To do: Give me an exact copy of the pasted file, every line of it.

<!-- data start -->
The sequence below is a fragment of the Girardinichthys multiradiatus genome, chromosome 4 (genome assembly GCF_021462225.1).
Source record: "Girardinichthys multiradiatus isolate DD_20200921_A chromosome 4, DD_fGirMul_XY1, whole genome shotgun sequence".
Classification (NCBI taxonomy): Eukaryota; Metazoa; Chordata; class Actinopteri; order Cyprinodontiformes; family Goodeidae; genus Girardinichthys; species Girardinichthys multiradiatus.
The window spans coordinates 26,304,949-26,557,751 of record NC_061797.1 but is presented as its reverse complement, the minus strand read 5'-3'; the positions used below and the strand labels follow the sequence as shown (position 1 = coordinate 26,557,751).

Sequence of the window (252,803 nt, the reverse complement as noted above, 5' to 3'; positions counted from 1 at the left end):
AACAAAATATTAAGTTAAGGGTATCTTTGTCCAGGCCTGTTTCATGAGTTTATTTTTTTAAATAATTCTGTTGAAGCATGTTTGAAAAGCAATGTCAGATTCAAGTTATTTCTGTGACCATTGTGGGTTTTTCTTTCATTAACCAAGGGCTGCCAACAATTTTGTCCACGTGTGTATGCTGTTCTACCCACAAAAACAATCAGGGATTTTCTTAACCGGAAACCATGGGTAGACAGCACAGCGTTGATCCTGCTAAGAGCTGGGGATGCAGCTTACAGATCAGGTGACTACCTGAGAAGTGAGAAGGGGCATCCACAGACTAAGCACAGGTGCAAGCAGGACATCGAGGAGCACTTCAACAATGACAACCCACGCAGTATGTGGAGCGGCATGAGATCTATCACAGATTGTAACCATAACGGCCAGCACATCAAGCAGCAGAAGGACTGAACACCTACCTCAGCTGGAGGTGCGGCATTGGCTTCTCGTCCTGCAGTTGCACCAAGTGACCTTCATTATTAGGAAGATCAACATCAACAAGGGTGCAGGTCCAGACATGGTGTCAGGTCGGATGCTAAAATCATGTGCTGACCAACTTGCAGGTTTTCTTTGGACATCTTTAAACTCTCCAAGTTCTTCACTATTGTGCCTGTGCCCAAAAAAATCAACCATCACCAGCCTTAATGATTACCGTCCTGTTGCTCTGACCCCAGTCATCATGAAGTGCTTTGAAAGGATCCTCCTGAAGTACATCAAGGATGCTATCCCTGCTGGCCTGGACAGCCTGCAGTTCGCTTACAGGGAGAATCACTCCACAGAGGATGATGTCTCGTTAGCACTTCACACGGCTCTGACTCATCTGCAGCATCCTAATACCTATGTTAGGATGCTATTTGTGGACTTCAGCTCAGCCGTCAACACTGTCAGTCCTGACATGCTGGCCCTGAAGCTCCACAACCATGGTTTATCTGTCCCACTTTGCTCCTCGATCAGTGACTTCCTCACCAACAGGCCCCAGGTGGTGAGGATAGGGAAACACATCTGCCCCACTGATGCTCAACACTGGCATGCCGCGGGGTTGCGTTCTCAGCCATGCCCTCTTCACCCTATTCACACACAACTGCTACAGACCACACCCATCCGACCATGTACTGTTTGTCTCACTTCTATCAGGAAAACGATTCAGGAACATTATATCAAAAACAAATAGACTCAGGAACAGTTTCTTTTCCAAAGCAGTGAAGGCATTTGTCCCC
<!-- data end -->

The sequence below is a fragment of the Girardinichthys multiradiatus genome, chromosome 4 (genome assembly GCF_021462225.1).
Source record: "Girardinichthys multiradiatus isolate DD_20200921_A chromosome 4, DD_fGirMul_XY1, whole genome shotgun sequence".
Classification (NCBI taxonomy): Eukaryota; Metazoa; Chordata; class Actinopteri; order Cyprinodontiformes; family Goodeidae; genus Girardinichthys; species Girardinichthys multiradiatus.
The window spans coordinates 26,304,949-26,557,751 of record NC_061797.1 but is presented as its reverse complement, the minus strand read 5'-3'; the positions used below and the strand labels follow the sequence as shown (position 1 = coordinate 26,557,751).

Sequence of the window (252,803 nt, the reverse complement as noted above, 5' to 3'; positions counted from 1 at the left end):
AACAAAATATTAAGTTAAGGGTATCTTTGTCCAGGCCTGTTTCATGAGTTTATTTTTTTAAATAATTCTGTTGAAGCATGTTTGAAAAGCAATGTCAGATTCAAGTTATTTCTGTGACCATTGTGGGTTTTTCTTTCATTAACCAAGGGCTGCCAACAATTTTGTCCACGTGTGTATGCTGTTCTACCCACAAAAACAATCAGGGATTTTCTTAACCGGAAACCATGGGTAGACAGCACAGCGTTGATCCTGCTAAGAGCTGGGGATGCAGCTTACAGATCAGGTGACTACCTGAGAAGTGAGAAGGGGCATCCACAGACTAAGCACAGGTGCAAGCAGGACATCGAGGAGCACTTCAACAATGACAACCCACGCAGTATGTGGAGCGGCATGAGATCTATCACAGATTGTAACCATAACGGCCAGCACATCAAGCAGCAGAAGGACTGAACACCTACCTCAGCTGGAGGTGCGGCATTGGCTTCTCGTCCTGCAGTTGCACCAAGTGACCTTCATTATTAGGAAGATCAACATCAACAAGGGTGCAGGTCCAGACATGGTGTCAGGTCGGATGCTAAAATCATGTGCTGACCAACTTGCAGGTTTTCTTTGGACATCTTTAAACTCTCCAAGTTCTTCACTATTGTGCCTGTGCCCAAAAAAATCAACCATCACCAGCCTTAATGATTACCGTCCTGTTGCTCTGACCCCAGTCATCATGAAGTGCTTTGAAAGGATCCTCCTGAAGTACATCAAGGATGCTATCCCTGCTGGCCTGGACAGCCTGCAGTTCGCTTACAGGGAGAATCACTCCACAGAGGATGATGTCTCGTTAGCACTTCACACGGCTCTGACTCATCTGCAGCATCCTAATACCTATGTTAGGATGCTATTTGTGGACTTCAGCTCAGCCGTCAACACTGTCAGTCCTGACATGCTGGCCCTGAAGCTCCACAACCATGGTTTATCTGTCCCACTTTGCTCCTCGATCAGTGACTTCCTCACCAACAGGCCCCAGGTGGTGAGGATAGGGAAACACATCTGCCCCACTGATGCTCAACACTGGCATGCCGCGGGGTTGCGTTCTCAGCCATGCCCTCTTCACCCTATTCACACACAACTGCTACAGACCACACCCATCCGACCATGTACTGTTTGTCTCACTTCTATCAGGAAAACGATTCAGGAACATTATATCAAAAACAAATAGACTCAGGAACAGTTTCTTTTCCAAAGCAGTGAAGGCATTTGTCCCC